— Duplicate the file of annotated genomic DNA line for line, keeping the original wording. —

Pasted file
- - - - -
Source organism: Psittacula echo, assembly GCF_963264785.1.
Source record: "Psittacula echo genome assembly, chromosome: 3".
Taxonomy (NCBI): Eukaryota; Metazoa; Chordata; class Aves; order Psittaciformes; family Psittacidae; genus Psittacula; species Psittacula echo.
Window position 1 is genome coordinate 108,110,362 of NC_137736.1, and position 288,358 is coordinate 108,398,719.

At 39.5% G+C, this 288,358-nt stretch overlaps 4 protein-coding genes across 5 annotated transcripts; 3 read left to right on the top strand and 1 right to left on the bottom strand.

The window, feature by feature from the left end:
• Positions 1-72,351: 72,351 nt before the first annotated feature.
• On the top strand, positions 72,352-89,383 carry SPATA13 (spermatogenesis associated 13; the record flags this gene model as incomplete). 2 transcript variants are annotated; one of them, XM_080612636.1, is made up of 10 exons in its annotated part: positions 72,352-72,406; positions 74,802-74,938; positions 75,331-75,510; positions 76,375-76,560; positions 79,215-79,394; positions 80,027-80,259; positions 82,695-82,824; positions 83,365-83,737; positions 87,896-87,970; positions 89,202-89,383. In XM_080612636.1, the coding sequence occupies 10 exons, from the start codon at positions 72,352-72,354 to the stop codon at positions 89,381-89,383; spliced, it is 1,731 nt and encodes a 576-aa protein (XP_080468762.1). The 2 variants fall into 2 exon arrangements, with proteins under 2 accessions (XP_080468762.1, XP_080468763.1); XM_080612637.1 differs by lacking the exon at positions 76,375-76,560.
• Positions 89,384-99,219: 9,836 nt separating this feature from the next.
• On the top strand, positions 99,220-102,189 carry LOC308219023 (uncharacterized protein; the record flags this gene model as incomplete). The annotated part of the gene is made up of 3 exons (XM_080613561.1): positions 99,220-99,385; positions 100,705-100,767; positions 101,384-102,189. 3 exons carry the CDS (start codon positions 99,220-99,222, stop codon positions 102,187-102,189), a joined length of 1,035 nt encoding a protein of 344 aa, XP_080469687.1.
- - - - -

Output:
Source organism: Psittacula echo, assembly GCF_963264785.1.
Source record: "Psittacula echo genome assembly, chromosome: 3".
Taxonomy (NCBI): Eukaryota; Metazoa; Chordata; class Aves; order Psittaciformes; family Psittacidae; genus Psittacula; species Psittacula echo.
Window position 1 is genome coordinate 108,110,362 of NC_137736.1, and position 288,358 is coordinate 108,398,719.

At 39.5% G+C, this 288,358-nt stretch overlaps 4 protein-coding genes across 5 annotated transcripts; 3 read left to right on the top strand and 1 right to left on the bottom strand.

The window, feature by feature from the left end:
• Positions 1-72,351: 72,351 nt before the first annotated feature.
• On the top strand, positions 72,352-89,383 carry SPATA13 (spermatogenesis associated 13; the record flags this gene model as incomplete). 2 transcript variants are annotated; one of them, XM_080612636.1, is made up of 10 exons in its annotated part: positions 72,352-72,406; positions 74,802-74,938; positions 75,331-75,510; positions 76,375-76,560; positions 79,215-79,394; positions 80,027-80,259; positions 82,695-82,824; positions 83,365-83,737; positions 87,896-87,970; positions 89,202-89,383. In XM_080612636.1, the coding sequence occupies 10 exons, from the start codon at positions 72,352-72,354 to the stop codon at positions 89,381-89,383; spliced, it is 1,731 nt and encodes a 576-aa protein (XP_080468762.1). The 2 variants fall into 2 exon arrangements, with proteins under 2 accessions (XP_080468762.1, XP_080468763.1); XM_080612637.1 differs by lacking the exon at positions 76,375-76,560.
• Positions 89,384-99,219: 9,836 nt separating this feature from the next.
• On the top strand, positions 99,220-102,189 carry LOC308219023 (uncharacterized protein; the record flags this gene model as incomplete). The annotated part of the gene is made up of 3 exons (XM_080613561.1): positions 99,220-99,385; positions 100,705-100,767; positions 101,384-102,189. 3 exons carry the CDS (start codon positions 99,220-99,222, stop codon positions 102,187-102,189), a joined length of 1,035 nt encoding a protein of 344 aa, XP_080469687.1.